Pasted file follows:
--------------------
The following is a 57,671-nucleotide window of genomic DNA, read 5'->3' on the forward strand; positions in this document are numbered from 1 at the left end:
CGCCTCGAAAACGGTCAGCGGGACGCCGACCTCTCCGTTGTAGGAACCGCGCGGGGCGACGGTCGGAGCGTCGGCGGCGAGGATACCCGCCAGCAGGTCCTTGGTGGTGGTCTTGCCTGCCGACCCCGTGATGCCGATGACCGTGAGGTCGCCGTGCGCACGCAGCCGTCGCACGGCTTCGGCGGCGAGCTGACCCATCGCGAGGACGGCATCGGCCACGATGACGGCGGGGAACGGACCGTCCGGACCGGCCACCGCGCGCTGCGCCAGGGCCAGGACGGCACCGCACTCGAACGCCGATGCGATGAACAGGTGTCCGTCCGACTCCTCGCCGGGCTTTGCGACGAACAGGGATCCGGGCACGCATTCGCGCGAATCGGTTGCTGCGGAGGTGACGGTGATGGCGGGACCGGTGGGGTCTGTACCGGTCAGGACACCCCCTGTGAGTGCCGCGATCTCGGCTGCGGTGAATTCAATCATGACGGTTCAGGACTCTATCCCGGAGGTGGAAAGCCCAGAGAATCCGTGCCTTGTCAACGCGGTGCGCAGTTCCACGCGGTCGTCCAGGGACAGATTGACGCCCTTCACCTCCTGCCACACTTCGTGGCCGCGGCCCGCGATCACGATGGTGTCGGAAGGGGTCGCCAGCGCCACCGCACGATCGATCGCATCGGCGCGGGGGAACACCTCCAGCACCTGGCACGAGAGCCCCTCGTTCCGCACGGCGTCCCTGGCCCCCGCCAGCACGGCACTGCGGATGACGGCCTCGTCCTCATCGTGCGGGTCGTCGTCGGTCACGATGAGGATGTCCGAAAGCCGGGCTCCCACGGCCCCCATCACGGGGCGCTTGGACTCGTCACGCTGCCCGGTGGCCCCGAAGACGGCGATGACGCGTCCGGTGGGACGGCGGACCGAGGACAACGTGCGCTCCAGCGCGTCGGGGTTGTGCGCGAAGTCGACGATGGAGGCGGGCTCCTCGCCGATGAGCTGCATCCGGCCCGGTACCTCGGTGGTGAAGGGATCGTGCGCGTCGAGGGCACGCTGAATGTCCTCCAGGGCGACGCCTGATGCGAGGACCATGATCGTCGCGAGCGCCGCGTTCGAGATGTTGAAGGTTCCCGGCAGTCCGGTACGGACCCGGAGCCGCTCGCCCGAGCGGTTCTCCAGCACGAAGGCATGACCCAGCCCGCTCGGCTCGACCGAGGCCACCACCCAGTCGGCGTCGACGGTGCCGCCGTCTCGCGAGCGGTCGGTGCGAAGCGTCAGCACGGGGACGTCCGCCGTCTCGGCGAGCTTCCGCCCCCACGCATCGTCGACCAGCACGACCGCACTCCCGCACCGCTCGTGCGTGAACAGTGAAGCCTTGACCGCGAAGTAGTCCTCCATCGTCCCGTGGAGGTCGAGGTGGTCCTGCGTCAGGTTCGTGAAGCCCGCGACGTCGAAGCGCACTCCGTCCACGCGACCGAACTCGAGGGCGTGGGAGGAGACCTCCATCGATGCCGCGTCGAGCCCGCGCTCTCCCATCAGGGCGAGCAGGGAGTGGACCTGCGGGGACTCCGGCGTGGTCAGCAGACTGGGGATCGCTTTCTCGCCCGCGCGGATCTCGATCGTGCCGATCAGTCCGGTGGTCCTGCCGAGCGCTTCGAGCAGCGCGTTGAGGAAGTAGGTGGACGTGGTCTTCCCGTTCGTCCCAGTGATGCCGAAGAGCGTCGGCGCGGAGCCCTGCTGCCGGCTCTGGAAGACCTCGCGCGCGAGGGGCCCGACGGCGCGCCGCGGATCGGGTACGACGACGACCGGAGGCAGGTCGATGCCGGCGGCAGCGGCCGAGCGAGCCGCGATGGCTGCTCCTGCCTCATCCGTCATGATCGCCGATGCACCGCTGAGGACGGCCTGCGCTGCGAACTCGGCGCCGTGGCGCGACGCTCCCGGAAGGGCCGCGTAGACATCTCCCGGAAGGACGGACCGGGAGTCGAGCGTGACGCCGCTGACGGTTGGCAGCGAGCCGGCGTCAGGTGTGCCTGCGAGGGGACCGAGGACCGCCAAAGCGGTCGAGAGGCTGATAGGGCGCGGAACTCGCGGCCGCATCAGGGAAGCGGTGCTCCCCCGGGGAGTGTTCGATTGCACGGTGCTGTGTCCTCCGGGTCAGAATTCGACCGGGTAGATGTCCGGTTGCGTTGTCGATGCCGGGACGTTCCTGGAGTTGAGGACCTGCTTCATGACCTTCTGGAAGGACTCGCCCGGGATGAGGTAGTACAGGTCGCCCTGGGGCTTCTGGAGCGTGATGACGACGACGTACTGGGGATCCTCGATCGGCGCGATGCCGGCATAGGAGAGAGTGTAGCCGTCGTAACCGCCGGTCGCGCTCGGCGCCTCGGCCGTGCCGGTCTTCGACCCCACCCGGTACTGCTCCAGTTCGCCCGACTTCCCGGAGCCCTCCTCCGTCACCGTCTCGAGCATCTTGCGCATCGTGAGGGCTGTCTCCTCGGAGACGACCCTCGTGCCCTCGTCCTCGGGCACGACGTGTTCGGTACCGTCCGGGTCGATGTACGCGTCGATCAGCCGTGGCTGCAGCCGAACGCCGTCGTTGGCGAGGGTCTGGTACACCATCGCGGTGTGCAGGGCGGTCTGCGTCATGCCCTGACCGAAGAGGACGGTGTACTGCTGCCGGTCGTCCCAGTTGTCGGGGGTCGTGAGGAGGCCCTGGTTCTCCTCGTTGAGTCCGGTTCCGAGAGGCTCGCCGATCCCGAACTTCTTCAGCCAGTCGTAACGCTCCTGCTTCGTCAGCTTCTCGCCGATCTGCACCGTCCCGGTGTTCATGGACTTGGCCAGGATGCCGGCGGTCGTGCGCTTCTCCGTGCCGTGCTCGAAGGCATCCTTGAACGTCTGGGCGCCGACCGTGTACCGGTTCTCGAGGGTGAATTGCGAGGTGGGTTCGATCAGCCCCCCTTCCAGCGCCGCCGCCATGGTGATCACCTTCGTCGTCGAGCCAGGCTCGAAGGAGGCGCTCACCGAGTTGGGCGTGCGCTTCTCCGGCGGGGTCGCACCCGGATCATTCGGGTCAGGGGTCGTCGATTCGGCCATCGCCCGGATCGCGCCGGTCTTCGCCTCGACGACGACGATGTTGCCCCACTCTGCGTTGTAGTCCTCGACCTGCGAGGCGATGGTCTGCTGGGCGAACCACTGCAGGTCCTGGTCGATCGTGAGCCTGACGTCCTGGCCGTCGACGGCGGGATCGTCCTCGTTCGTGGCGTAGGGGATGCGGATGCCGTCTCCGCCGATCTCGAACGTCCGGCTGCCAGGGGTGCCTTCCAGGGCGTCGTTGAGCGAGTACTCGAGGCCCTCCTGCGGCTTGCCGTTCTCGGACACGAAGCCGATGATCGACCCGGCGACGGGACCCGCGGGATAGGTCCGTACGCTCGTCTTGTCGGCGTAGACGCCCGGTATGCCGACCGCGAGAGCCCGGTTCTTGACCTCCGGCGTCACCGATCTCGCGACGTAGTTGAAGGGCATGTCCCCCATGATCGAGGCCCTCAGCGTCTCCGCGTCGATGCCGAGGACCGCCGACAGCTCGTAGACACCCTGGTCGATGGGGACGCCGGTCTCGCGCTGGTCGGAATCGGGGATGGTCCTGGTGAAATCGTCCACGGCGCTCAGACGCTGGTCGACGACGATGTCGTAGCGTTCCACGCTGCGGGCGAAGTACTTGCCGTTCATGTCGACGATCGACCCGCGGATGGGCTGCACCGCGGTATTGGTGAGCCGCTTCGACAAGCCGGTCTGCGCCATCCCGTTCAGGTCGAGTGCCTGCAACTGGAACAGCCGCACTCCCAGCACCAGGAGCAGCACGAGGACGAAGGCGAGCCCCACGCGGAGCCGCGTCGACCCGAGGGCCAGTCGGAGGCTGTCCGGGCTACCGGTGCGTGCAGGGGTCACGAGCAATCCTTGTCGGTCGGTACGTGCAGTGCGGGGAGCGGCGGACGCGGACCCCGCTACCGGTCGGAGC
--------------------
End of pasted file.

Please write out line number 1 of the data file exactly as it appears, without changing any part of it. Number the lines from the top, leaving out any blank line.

The following is a 57,671-nucleotide window of genomic DNA, read 5'->3' on the forward strand; positions in this document are numbered from 1 at the left end: